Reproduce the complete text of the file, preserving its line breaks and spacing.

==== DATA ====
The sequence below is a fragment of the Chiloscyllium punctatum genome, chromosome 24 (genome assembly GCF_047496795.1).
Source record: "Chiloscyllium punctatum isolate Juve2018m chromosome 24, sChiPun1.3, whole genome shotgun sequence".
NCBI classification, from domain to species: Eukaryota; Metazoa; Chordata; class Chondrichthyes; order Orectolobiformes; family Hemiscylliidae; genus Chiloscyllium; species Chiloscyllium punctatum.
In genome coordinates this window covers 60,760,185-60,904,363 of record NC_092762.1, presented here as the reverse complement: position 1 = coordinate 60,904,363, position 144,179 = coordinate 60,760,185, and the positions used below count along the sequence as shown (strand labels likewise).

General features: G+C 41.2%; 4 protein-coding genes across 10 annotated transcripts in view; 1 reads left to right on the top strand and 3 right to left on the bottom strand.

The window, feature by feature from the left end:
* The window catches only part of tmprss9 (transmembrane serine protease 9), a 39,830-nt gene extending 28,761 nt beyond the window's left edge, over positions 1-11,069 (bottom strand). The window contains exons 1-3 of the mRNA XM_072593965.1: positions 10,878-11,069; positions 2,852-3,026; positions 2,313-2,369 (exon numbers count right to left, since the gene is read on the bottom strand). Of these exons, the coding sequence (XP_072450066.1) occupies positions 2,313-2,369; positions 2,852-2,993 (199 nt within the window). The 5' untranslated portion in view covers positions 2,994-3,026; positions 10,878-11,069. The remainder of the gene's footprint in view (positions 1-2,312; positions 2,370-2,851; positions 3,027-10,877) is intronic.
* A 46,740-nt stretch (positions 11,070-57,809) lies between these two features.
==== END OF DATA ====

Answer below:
The sequence below is a fragment of the Chiloscyllium punctatum genome, chromosome 24 (genome assembly GCF_047496795.1).
Source record: "Chiloscyllium punctatum isolate Juve2018m chromosome 24, sChiPun1.3, whole genome shotgun sequence".
NCBI classification, from domain to species: Eukaryota; Metazoa; Chordata; class Chondrichthyes; order Orectolobiformes; family Hemiscylliidae; genus Chiloscyllium; species Chiloscyllium punctatum.
In genome coordinates this window covers 60,760,185-60,904,363 of record NC_092762.1, presented here as the reverse complement: position 1 = coordinate 60,904,363, position 144,179 = coordinate 60,760,185, and the positions used below count along the sequence as shown (strand labels likewise).

General features: G+C 41.2%; 4 protein-coding genes across 10 annotated transcripts in view; 1 reads left to right on the top strand and 3 right to left on the bottom strand.

The window, feature by feature from the left end:
* The window catches only part of tmprss9 (transmembrane serine protease 9), a 39,830-nt gene extending 28,761 nt beyond the window's left edge, over positions 1-11,069 (bottom strand). The window contains exons 1-3 of the mRNA XM_072593965.1: positions 10,878-11,069; positions 2,852-3,026; positions 2,313-2,369 (exon numbers count right to left, since the gene is read on the bottom strand). Of these exons, the coding sequence (XP_072450066.1) occupies positions 2,313-2,369; positions 2,852-2,993 (199 nt within the window). The 5' untranslated portion in view covers positions 2,994-3,026; positions 10,878-11,069. The remainder of the gene's footprint in view (positions 1-2,312; positions 2,370-2,851; positions 3,027-10,877) is intronic.
* A 46,740-nt stretch (positions 11,070-57,809) lies between these two features.